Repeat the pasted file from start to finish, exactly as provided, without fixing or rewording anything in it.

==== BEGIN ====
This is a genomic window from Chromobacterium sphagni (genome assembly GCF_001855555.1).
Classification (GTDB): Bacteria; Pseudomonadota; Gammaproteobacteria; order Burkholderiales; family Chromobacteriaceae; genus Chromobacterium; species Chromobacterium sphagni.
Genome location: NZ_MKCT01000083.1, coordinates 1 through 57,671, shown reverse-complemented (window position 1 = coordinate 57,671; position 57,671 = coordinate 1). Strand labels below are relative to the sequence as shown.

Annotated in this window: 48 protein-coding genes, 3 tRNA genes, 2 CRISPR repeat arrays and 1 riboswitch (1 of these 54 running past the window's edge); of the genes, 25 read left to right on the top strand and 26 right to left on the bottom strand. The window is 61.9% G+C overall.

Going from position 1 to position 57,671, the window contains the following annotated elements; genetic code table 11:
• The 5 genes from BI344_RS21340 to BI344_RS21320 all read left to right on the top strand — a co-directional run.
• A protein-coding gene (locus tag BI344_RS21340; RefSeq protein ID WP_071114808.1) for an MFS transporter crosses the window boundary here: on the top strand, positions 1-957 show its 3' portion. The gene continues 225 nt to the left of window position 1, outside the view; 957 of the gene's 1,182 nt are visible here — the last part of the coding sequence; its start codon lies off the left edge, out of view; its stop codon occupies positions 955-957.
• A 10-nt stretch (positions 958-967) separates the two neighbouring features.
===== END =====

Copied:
This is a genomic window from Chromobacterium sphagni (genome assembly GCF_001855555.1).
Classification (GTDB): Bacteria; Pseudomonadota; Gammaproteobacteria; order Burkholderiales; family Chromobacteriaceae; genus Chromobacterium; species Chromobacterium sphagni.
Genome location: NZ_MKCT01000083.1, coordinates 1 through 57,671, shown reverse-complemented (window position 1 = coordinate 57,671; position 57,671 = coordinate 1). Strand labels below are relative to the sequence as shown.

Annotated in this window: 48 protein-coding genes, 3 tRNA genes, 2 CRISPR repeat arrays and 1 riboswitch (1 of these 54 running past the window's edge); of the genes, 25 read left to right on the top strand and 26 right to left on the bottom strand. The window is 61.9% G+C overall.

Going from position 1 to position 57,671, the window contains the following annotated elements; genetic code table 11:
• The 5 genes from BI344_RS21340 to BI344_RS21320 all read left to right on the top strand — a co-directional run.
• A protein-coding gene (locus tag BI344_RS21340; RefSeq protein ID WP_071114808.1) for an MFS transporter crosses the window boundary here: on the top strand, positions 1-957 show its 3' portion. The gene continues 225 nt to the left of window position 1, outside the view; 957 of the gene's 1,182 nt are visible here — the last part of the coding sequence; its start codon lies off the left edge, out of view; its stop codon occupies positions 955-957.
• A 10-nt stretch (positions 958-967) separates the two neighbouring features.